When the HLB incidence in these neighboring blocks became too high and the yield declined, trees were removed without an insecticide spray and replaced with sugarcane. This led to a spike in yearly HLB incidence the following year in the adjacent areas of Cambuhy that was probably due to the migration of the infectious psyllid population to the closest available host material. While the psyllids were quickly eliminated with the aggressive insecticide program, this did not occur before the infectious psyllids had the chance to inoculate trees near the edge of the removed block.
However, the long-term benefit of this removal became clear when the yearly rate of infection dropped below 1 percent per year (see Figure 2). While the final drop and its consistency is not yet known, other groves with fewer problem neighbors and the 2.5-mile radius of aggressive psyllid management beyond the grove have as low as 0.1 percent HLB incidence per year.
All of these observations point to the value of inoculum control in managing HLB. While the inoculum pressure and size of groves are different in Brazil than Florida, there are lessons that can be learned from these observations. While it is no longer feasible to eliminate infected trees from commercial groves in Florida, these observations from Brazil indicate there is more that can be done to manage inoculum, which will be needed to protect replants and new plantings long enough to keep Florida citrus groves productive.
The first lesson is not new. Area-wide management works and is still the best tool to reduce psyllid inoculum pressure and protect replants and new plantings. Following from this, when considering new plantings or replanting in an existing grove, it is important to consider the neighborhood. In Brazil, the neighborhood of concern has been established as 2.5 miles around a grove. The best distance in Florida may vary somewhat based on factors such as wind patterns, but it provides a ballpark figure to look at. This is especially true when considering the impact of homeowner and minimally managed groves that could support a significant population of psyllids.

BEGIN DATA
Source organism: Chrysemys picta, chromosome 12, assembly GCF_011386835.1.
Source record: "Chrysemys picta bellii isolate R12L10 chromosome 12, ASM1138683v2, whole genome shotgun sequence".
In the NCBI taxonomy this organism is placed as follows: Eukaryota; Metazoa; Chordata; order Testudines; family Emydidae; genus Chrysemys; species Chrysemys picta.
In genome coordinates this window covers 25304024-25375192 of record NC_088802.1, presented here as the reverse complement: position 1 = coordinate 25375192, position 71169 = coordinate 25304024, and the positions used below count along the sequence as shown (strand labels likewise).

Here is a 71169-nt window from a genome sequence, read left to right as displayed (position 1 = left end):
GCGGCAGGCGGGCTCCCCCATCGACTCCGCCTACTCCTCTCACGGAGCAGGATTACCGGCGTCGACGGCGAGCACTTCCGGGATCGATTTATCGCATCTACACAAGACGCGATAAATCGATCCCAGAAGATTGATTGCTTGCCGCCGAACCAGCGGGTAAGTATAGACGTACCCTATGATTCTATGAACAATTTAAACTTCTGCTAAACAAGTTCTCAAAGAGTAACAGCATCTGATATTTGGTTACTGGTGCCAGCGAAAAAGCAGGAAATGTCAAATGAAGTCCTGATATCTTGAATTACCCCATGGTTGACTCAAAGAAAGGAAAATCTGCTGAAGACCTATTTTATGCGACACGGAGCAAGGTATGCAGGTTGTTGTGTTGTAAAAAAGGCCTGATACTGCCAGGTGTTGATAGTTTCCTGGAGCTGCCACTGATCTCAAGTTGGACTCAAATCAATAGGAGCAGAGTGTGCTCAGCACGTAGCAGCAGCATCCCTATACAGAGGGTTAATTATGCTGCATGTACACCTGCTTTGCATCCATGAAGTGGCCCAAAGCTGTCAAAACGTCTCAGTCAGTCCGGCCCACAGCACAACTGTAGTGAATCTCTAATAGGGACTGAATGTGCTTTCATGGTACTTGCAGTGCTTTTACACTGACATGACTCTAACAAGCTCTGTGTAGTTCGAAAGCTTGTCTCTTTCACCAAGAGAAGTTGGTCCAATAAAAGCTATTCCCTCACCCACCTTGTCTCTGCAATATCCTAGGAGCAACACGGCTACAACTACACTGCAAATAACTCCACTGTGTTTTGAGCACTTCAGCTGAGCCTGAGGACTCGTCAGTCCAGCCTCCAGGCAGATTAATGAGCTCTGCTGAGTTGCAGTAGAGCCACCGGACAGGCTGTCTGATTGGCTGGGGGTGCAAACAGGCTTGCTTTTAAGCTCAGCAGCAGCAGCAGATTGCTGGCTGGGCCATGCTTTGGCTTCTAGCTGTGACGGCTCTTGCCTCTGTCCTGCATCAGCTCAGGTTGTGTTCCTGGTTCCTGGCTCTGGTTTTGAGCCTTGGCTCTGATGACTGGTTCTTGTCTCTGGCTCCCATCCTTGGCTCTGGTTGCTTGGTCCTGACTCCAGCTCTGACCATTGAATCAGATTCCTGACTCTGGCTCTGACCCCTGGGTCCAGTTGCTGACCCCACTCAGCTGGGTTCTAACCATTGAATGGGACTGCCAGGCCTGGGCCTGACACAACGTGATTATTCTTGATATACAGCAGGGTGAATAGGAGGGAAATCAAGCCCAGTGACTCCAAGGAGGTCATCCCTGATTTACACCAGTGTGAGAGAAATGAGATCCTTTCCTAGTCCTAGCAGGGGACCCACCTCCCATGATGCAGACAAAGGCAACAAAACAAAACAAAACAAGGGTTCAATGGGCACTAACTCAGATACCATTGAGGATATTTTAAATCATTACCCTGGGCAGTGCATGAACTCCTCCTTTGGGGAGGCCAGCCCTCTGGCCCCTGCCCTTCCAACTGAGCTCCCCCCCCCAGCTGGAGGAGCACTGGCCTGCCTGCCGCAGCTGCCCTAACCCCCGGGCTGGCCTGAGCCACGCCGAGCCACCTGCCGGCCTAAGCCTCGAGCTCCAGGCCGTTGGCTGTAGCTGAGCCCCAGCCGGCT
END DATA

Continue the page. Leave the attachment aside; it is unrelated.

Awareness of the psyllid management practices in the area and good communication with your commercial and homeowner neighbors are essential. Brazilian growers stressed that this communication has to be friendly and open with an aim at problem-solving. They found that any negative or accusatory interaction only made the situation more difficult to resolve.
The other take-away lesson for Florida is that removal of unproductive trees that act as a source of infectious psyllids is also a key component in reducing new infections. In the cases observed in Brazil, these were whole blocks, but it likely also holds true for individual trees in a grove or backyard. The spike in infection observed when a neighboring infected block was removed stresses the importance of knocking back the psyllid populations before pushing a block. This should greatly reduce the influx of infectious psyllids to neighboring replants or new plantings. When considering pulling individual trees in a grove, the best practice would be to do it as soon after an insecticide spray as possible to reduce the risk of psyllids dispersing from the pulled tree.
The take-home message is that, even though an aggressive inoculum removal strategy is no longer viable in Florida, there are multiple approaches that can be used for inoculum suppression. Protecting replants and new plantings is essential for the long-term viability of the Florida citrus industry, and with aggressive management of the inoculum pressure within at least 2.5 miles of these new plantings, this might be possible.
Acknowledgements: The authors thank Renata Lanza (now at Louis Dreyfus) and Ivan Brandimarte from Cambuhy for kindly providing information for this article.
Evan G. Johnson is a research assistant scientist at the Citrus Research and Education Center in Lake Alfred. Renato Bassanezi is a researcher with Fundecitrus in Brazil.